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Prior to 1853: Records indicate few non-native residents north of Mt. St. Helena, although there were
American and European settlers in the lower Napa Valley and the central Valley as early as 1830. Quite a few immigrants from the first wagon trains in the early 1840s made their way to Napa and Sonoma. Only a few relatively brief incursions into what would become Lake County were recorded.
1844: The 8,242-acre Rancho Callayomi, now home to Middletown, was granted to Robert T. Ridley, an early settler in Yerba Buena, the village that would become San Francisco. Ridley traded the Callayomi to Jacob P. Leese, brother-in-law of General Mariano Vallejo, in 1847.
1845: Jacob Leese acquired title to the 21,200-acre Rancho Guenoc on October 18, 1845. It had been originally granted to George Roch on August 8, 1845. Leese established a huge cattle operation similar to that of his brother-in-law Salvador Vallejo at Kelseyville. Roch or another of his succession of managers built a log cabin where Stone House now stands.
1850: Capt. A. A. Ritchie purchased both the Callayomi and Guenoc ranchos from Leese, reportedly paying $14,000 for both.
1852: In accordance with the new U. S. Land Act, Ritchie and Paul S. Forbes filed claims in the U.S. courts for both ranchos.
1853: Robert Henry Sterling and Capt. R. Steele, as managers for Ritchie, started building the Stone House of locally quarried stone, probably from a deposit about three-quarters of a mile southwest of Stone House. Sterling had sent for his fiancée, Lydia Jane Wheaton, of Guilford, Conn. It is assumed the house was completed for her arrival. The couple married in Benicia May 19, 1854. She is said to be the first white woman to live in Coyote Valley.
1856: A. A. Ritchie was thrown from his wagon and killed instantly in July 1856. His executors took control of the ranchos; those included Capt. Robert Waterman, uncle of Robert Sterling and business partner of Ritchie, and John H. Hamilton, Ritchie’s brother-in-law. The Sterlings moved to Napa. Hamilton resided for a time in Stone House.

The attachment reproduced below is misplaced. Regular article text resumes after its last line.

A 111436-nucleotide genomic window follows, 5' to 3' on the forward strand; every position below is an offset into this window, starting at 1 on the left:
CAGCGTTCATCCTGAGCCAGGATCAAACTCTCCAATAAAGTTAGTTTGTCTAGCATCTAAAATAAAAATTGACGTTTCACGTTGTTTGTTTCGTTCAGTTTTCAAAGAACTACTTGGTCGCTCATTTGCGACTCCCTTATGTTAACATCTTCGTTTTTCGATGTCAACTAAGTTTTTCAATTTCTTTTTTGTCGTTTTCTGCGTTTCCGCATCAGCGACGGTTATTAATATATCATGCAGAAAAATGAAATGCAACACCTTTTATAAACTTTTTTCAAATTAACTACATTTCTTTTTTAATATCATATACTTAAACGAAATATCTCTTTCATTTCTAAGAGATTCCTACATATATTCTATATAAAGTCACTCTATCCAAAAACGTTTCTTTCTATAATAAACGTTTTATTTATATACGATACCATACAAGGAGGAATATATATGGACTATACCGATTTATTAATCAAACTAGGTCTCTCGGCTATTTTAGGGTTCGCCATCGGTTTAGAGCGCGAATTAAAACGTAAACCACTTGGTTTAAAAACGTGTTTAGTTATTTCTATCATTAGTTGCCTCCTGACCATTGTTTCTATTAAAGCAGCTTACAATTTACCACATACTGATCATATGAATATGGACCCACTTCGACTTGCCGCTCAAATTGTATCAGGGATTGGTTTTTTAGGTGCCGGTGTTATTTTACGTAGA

1857: The official surveyor’s map, created to validate the claims, shows a small native rancheria across the trail from "Sterling's House." It also shows "Manlove's place" near McCreery Lake and in the southeast corner an unidentified "house" believed to be that of A.H. Butts, who moved south to the canyon named for him.
1860: The general store of Herrick and Getz, probably in the Stone House, initiated the growth of the village of Guenoc, at the approximate location of today’s Hartmann Bridge over Putah Creek. There are unconfirmed reports that Stone House was briefly used as a saloon and dance hall. The 1860 federal census tallied 131 residents in the Kayote precinct around Guenoc.
1861: John Cobb, namesake of the town of Cobb, Cobb Mountain, Cobb Creek and Cobb Valley, was named manager of both the Guenoc and Callayomi ranchos, by the Ritchie estate. He lived in Stone House, presumably with his wife and the youngest four of his six children.
1863: The claim to Rancho Callayomi was approved in December 1863.
1865: The claim to Rancho Guenoc was approved in 1865. Hamilton again briefly took over Stone House. In 1867, Guenoc was recognized with its own post office and A. A. Ritchie Jr., the owner's only surviving son, was named first postmaster. Stone House served as both post office and polling place.